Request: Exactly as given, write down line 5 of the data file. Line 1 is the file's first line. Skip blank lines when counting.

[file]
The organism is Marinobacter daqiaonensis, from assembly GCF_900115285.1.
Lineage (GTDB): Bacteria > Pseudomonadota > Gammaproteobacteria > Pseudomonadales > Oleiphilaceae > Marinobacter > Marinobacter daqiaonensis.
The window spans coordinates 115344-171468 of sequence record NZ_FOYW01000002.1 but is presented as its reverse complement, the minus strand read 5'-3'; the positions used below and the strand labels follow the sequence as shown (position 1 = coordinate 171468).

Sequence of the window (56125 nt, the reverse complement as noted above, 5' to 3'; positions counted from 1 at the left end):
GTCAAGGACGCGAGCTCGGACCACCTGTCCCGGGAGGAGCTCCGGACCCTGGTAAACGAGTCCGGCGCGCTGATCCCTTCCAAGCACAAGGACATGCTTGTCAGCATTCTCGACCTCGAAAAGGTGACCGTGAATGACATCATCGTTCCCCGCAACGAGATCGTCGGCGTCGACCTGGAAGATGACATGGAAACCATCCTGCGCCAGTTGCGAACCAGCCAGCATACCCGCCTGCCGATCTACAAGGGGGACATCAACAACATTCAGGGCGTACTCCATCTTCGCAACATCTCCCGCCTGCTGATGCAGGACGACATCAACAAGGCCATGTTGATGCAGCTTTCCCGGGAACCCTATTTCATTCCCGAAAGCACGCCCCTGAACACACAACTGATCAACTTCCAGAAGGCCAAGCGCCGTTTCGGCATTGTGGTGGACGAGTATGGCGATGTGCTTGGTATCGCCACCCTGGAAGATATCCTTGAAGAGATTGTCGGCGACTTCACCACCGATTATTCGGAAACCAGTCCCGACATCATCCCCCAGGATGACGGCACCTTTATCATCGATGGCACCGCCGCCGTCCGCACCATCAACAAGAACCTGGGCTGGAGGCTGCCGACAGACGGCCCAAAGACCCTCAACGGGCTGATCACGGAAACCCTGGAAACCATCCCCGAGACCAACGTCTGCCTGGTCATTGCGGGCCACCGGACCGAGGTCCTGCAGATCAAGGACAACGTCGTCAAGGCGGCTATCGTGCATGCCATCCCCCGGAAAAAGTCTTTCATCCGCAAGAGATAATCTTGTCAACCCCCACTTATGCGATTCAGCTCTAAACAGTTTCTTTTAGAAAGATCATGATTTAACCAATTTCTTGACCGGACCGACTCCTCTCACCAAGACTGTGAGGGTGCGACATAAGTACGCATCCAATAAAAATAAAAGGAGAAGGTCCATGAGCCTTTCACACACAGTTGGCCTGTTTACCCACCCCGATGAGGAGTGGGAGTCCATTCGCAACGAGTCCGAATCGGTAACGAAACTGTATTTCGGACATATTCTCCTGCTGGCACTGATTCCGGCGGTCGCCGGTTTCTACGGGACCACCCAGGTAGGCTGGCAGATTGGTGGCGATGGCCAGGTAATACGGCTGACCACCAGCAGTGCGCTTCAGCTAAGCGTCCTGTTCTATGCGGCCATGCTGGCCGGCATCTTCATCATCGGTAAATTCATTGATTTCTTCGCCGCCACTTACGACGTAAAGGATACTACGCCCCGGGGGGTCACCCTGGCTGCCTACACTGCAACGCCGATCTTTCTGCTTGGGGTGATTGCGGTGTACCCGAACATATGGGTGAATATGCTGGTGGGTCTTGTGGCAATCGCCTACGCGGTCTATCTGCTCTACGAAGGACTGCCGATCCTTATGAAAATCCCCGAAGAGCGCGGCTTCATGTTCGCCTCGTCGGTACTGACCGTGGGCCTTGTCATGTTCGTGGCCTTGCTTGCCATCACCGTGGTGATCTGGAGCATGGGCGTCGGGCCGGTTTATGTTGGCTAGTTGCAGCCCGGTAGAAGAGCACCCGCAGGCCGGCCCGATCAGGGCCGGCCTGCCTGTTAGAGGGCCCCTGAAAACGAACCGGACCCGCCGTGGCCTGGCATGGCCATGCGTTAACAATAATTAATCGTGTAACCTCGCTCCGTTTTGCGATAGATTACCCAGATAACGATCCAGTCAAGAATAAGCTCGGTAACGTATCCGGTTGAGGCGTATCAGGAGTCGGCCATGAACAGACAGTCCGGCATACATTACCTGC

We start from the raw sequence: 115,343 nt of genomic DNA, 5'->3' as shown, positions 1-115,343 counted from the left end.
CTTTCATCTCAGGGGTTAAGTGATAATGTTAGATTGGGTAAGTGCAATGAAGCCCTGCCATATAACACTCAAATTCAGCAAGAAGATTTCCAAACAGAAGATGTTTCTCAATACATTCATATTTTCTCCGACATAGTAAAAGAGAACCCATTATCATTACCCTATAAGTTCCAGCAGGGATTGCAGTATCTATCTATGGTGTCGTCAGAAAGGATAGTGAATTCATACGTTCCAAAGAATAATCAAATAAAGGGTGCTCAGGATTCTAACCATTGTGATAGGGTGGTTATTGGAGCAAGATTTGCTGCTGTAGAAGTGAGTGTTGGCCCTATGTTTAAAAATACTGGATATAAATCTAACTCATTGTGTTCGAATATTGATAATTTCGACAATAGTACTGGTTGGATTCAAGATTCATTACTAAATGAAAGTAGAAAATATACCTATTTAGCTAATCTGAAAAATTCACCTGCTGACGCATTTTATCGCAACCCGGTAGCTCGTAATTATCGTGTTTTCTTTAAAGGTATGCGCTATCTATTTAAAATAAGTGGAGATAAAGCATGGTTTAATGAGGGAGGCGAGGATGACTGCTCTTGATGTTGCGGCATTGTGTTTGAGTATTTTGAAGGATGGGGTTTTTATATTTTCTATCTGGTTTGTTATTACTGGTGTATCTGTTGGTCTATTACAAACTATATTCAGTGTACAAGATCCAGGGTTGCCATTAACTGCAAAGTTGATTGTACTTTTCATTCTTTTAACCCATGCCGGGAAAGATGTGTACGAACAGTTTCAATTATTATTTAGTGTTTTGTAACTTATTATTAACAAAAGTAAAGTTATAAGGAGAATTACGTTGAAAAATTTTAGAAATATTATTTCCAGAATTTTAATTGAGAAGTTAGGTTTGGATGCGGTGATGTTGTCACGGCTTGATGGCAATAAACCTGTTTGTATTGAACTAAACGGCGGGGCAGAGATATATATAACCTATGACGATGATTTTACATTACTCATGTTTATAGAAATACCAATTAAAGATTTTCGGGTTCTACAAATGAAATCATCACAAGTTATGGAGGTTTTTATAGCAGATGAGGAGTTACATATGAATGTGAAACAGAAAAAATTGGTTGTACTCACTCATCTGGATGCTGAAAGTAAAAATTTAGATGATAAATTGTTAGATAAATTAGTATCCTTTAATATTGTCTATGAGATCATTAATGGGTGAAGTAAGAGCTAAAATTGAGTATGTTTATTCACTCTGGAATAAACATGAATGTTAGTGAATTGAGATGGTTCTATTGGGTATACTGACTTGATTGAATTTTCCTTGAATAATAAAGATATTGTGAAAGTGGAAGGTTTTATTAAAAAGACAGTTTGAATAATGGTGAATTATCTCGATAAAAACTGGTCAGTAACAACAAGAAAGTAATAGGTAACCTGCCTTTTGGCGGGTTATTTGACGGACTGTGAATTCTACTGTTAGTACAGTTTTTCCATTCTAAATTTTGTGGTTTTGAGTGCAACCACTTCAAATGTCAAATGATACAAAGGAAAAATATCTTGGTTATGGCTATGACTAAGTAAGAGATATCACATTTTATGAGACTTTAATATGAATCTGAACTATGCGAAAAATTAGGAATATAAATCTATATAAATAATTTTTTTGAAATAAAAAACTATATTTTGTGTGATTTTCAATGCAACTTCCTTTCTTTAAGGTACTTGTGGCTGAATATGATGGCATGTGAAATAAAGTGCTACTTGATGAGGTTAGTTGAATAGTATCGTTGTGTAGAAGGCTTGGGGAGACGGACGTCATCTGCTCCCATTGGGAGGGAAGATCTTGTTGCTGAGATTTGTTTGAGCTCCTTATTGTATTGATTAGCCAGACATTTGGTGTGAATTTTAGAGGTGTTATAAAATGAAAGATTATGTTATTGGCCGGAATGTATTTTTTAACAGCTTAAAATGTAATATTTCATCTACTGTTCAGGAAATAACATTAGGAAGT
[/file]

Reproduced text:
GTCAAGGACGCGAGCTCGGACCACCTGTCCCGGGAGGAGCTCCGGACCCTGGTAAACGAGTCCGGCGCGCTGATCCCTTCCAAGCACAAGGACATGCTTGTCAGCATTCTCGACCTCGAAAAGGTGACCGTGAATGACATCATCGTTCCCCGCAACGAGATCGTCGGCGTCGACCTGGAAGATGACATGGAAACCATCCTGCGCCAGTTGCGAACCAGCCAGCATACCCGCCTGCCGATCTACAAGGGGGACATCAACAACATTCAGGGCGTACTCCATCTTCGCAACATCTCCCGCCTGCTGATGCAGGACGACATCAACAAGGCCATGTTGATGCAGCTTTCCCGGGAACCCTATTTCATTCCCGAAAGCACGCCCCTGAACACACAACTGATCAACTTCCAGAAGGCCAAGCGCCGTTTCGGCATTGTGGTGGACGAGTATGGCGATGTGCTTGGTATCGCCACCCTGGAAGATATCCTTGAAGAGATTGTCGGCGACTTCACCACCGATTATTCGGAAACCAGTCCCGACATCATCCCCCAGGATGACGGCACCTTTATCATCGATGGCACCGCCGCCGTCCGCACCATCAACAAGAACCTGGGCTGGAGGCTGCCGACAGACGGCCCAAAGACCCTCAACGGGCTGATCACGGAAACCCTGGAAACCATCCCCGAGACCAACGTCTGCCTGGTCATTGCGGGCCACCGGACCGAGGTCCTGCAGATCAAGGACAACGTCGTCAAGGCGGCTATCGTGCATGCCATCCCCCGGAAAAAGTCTTTCATCCGCAAGAGATAATCTTGTCAACCCCCACTTATGCGATTCAGCTCTAAACAGTTTCTTTTAGAAAGATCATGATTTAACCAATTTCTTGACCGGACCGACTCCTCTCACCAAGACTGTGAGGGTGCGACATAAGTACGCATCCAATAAAAATAAAAGGAGAAGGTCCATGAGCCTTTCACACACAGTTGGCCTGTTTACCCACCCCGATGAGGAGTGGGAGTCCATTCGCAACGAGTCCGAATCGGTAACGAAACTGTATTTCGGACATATTCTCCTGCTGGCACTGATTCCGGCGGTCGCCGGTTTCTACGGGACCACCCAGGTAGGCTGGCAGATTGGTGGCGATGGCCAGGTAATACGGCTGACCACCAGCAGTGCGCTTCAGCTAAGCGTCCTGTTCTATGCGGCCATGCTGGCCGGCATCTTCATCATCGGTAAATTCATTGATTTCTTCGCCGCCACTTACGACGTAAAGGATACTACGCCCCGGGGGGTCACCCTGGCTGCCTACACTGCAACGCCGATCTTTCTGCTTGGGGTGATTGCGGTGTACCCGAACATATGGGTGAATATGCTGGTGGGTCTTGTGGCAATCGCCTACGCGGTCTATCTGCTCTACGAAGGACTGCCGATCCTTATGAAAATCCCCGAAGAGCGCGGCTTCATGTTCGCCTCGTCGGTACTGACCGTGGGCCTTGTCATGTTCGTGGCCTTGCTTGCCATCACCGTGGTGATCTGGAGCATGGGCGTCGGGCCGGTTTATGTTGGCTAGTTGCAGCCCGGTAGAAGAGCACCCGCAGGCCGGCCCGATCAGGGCCGGCCTGCCTGTTAGAGGGCCCCTGAAAACGAACCGGACCCGCCGTGGCCTGGCATGGCCATGCGTTAACAATAATTAATCGTGTAACCTCGCTCCGTTTTGCGATAGATTACCCAGATAACGATCCAGTCAAGAATAAGCTCGGTAACGTATCCGGTTGAGGCGTATCAGGAGTCGGCCATGAACAGACAGTCCGGCATACATTACCTGC